This will have some important consequences that may matter to your investments.

  • For instance, as manufacturing moves closer to consumers, there will be less need for those giant container ships and all the infrastructure to service them.

But localized manufacturing will still need raw materials, which may have to travel from afar. So cargo shipping won’t disappear completely.

  • Energy will have a similar change. Solar, wind, and other renewable sources will keep getting more cost effective - and they don’t need constant fuel deliveries.

That means fewer oil tankers crossing the sea and less capital tied up financing in-transit oil inventory… not to mention big geopolitical and defense-spending changes when OPEC countries no longer have an energy stranglehold on the rest of the world.

  • As factory automation improves and moves closer to consumers, we’ll increasingly make products on demand instead of keeping vast quantities on store shelves and in warehouses. That will affect real estate and construction.

The theoretical end point is something like the Star Trek replicator in your home. You tell the machine what you want and poof, there it is. No shipping, no stores, and no waiting. You get what you want, when you want it.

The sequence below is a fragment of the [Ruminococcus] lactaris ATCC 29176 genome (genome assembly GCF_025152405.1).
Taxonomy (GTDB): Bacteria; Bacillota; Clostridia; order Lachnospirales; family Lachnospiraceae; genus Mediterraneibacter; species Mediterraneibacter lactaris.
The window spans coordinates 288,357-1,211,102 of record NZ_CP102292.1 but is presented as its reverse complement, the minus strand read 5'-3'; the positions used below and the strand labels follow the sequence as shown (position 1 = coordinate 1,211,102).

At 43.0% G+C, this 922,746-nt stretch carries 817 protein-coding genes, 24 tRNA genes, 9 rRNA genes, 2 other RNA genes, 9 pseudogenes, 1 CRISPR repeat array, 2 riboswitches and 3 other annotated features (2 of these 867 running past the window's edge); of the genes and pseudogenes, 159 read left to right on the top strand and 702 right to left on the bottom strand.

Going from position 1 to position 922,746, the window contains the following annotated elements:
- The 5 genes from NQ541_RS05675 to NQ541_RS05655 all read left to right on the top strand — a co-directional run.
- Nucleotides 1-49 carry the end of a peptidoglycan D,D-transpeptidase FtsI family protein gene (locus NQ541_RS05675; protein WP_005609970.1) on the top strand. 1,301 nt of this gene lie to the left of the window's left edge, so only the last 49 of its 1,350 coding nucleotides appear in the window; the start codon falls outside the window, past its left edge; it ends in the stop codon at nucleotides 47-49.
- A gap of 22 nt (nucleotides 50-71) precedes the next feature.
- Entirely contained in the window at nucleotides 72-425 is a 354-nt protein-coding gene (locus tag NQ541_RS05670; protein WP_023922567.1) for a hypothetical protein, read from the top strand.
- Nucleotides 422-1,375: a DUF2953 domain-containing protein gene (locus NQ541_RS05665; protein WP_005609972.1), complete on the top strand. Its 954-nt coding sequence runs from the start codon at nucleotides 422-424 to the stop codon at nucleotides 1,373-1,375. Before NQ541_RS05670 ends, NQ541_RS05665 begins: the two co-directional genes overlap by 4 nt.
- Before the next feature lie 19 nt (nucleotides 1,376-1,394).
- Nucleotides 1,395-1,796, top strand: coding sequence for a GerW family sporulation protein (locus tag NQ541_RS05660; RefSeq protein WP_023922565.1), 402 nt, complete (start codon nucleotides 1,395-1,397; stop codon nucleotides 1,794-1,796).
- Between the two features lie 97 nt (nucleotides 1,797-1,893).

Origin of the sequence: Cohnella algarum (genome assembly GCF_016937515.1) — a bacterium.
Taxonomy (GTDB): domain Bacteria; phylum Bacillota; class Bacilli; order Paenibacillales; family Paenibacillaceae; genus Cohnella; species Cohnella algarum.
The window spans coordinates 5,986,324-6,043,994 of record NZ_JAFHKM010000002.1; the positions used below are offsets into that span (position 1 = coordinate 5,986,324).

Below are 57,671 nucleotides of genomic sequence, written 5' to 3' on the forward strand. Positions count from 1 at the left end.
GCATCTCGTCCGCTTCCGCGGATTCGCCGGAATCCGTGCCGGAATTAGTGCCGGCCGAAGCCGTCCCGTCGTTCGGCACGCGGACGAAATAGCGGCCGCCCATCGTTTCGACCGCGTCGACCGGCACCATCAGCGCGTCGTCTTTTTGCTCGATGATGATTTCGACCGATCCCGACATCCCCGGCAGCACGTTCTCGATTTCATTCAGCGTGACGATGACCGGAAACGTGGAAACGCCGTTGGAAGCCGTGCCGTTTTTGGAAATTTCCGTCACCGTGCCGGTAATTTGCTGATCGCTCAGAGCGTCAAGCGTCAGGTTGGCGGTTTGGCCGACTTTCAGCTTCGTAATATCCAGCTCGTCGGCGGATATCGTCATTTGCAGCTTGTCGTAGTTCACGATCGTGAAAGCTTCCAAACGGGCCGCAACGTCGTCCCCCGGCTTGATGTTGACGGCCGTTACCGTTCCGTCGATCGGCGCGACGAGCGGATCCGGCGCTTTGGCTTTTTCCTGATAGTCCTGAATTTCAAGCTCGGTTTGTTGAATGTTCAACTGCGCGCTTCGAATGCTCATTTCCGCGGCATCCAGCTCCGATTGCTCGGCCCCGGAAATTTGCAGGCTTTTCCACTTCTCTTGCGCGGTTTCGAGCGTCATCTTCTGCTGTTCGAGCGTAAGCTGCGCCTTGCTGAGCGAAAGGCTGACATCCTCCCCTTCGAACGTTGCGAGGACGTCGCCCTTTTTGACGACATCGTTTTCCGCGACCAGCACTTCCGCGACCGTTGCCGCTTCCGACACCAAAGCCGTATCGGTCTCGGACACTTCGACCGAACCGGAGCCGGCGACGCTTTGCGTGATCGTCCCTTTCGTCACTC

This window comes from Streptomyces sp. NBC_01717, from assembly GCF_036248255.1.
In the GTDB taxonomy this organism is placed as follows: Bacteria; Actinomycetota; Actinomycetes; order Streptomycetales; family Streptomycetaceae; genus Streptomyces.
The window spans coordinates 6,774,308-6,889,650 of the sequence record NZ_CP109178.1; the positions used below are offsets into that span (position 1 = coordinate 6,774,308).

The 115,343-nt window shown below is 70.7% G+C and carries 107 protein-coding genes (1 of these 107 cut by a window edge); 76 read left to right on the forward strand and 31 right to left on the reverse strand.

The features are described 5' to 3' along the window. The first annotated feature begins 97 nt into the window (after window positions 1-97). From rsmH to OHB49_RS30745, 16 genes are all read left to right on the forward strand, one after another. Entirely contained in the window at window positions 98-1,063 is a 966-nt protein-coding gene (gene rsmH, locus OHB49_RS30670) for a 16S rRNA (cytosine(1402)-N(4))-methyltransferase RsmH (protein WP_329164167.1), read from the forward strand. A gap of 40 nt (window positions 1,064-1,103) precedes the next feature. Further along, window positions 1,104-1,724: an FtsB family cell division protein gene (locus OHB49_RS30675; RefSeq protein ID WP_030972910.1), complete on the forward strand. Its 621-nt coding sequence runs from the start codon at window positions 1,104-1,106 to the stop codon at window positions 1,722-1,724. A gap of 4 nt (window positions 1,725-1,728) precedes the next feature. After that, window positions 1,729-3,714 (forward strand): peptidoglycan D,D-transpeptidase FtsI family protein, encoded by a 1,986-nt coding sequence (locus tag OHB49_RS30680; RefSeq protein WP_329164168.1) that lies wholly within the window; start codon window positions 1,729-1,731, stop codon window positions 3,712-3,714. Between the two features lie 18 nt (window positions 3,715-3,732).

That’s science fiction (for now), but it describes the direction we are going. Like the unfortunate Donner Party, some of us may get stuck in mountain passes before we arrive. Let’s hope we won’t resort to eating each other.

Nevertheless, there is no going back. Forward is the only choice.


*Patrick Watson is senior economic analyst at Mauldin Economics. This article is from a regular Mauldin Economics series called Connecting the Dots. It first appeared here and is used by interest.co.nz with permission.

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23 Comments

Good on Interest.co for having the cohones to present this.